The pipe is a fairly fundamental piece of UNIX. By using the command line to string programs together, you can create far more powerful programs out of basic building blocks. Pipes have a ton of other advantages, too: you can write different components in different programming languages, since every programming language worth talking about supports the standard input/output streams; you can get pipeline parallelization basically for free, since the OS handles multiple concurrent processes; testing is easy, since you can take each part individually and feed it input manually.
Pipes have an important restriction, however - you can only chain then one after another. There's no clean way to, say, split a stream to multiple other commands, or to merge streams. This has actually been an issue for me in the past, with certain video encoding scenarios, and the solutions are pretty dismal. If you want to split a stream, you can either write the output to a temporary file and run the next stage separately (untenable for video encoding, since the temporary file in question would probably be a few dozen gigabytes), or you can run all the preliminary stages multiple times (workable, but slower than it needs to be).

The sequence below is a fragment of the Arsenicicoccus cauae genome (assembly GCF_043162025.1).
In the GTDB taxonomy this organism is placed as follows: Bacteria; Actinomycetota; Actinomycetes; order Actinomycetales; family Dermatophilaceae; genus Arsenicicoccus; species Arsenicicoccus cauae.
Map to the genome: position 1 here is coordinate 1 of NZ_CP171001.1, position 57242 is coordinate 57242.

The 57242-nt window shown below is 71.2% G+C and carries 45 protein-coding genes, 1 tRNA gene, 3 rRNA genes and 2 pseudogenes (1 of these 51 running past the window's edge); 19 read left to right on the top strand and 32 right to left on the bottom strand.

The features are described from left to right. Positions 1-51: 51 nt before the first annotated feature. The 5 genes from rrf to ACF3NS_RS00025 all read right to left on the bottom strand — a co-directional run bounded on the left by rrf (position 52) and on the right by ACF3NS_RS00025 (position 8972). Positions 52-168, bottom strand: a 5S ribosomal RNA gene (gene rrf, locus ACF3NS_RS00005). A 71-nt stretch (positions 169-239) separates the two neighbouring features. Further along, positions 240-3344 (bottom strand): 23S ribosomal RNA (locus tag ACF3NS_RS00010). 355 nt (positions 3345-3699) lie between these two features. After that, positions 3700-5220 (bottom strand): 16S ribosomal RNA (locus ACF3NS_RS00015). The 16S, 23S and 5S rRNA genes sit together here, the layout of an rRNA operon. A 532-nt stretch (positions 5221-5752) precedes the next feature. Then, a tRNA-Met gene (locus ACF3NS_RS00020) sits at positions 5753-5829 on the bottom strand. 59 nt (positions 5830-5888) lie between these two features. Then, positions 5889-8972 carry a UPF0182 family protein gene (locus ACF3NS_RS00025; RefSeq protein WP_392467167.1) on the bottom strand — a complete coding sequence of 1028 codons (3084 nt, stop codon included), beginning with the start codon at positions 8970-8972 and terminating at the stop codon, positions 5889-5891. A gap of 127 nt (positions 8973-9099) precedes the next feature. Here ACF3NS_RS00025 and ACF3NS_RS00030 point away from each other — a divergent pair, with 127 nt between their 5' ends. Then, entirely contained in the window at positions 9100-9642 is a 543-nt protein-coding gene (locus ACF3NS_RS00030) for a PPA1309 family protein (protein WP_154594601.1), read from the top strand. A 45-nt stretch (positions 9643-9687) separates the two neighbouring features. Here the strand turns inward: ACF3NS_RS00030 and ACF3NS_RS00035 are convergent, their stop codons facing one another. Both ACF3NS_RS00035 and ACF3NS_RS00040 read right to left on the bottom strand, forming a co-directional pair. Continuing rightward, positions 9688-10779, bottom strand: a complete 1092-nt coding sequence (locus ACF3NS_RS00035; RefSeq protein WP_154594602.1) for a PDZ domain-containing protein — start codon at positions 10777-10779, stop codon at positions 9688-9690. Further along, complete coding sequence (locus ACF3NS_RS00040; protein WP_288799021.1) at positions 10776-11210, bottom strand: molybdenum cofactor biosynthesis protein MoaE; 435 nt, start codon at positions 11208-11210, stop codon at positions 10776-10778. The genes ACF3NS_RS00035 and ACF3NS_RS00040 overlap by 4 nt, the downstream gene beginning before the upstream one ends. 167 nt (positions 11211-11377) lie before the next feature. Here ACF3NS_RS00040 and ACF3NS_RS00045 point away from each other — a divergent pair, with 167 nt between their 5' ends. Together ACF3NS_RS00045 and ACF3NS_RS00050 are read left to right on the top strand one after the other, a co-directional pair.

What would a generalized pipe utility look like? Instead of taking a string of commands to execute in series, it should support execution of a graph of commands, with the edges in the graph representing dataflow, and the nodes being commands. This is really too much information to express on the command line concisely, so it would have to load the graph from a file. Splitting streams is relatively easy, and can be accomplished with existing pipe semantics. Merging streams is somewhat more difficult, and won't be possible without specifying separate text and binary modes (since really, it's not even clear what it means to merge two or more binary streams).
To be honest, this post is basically just a justification for a utility I wish existed. (Of course I've written a prototype, do you even have to ask?)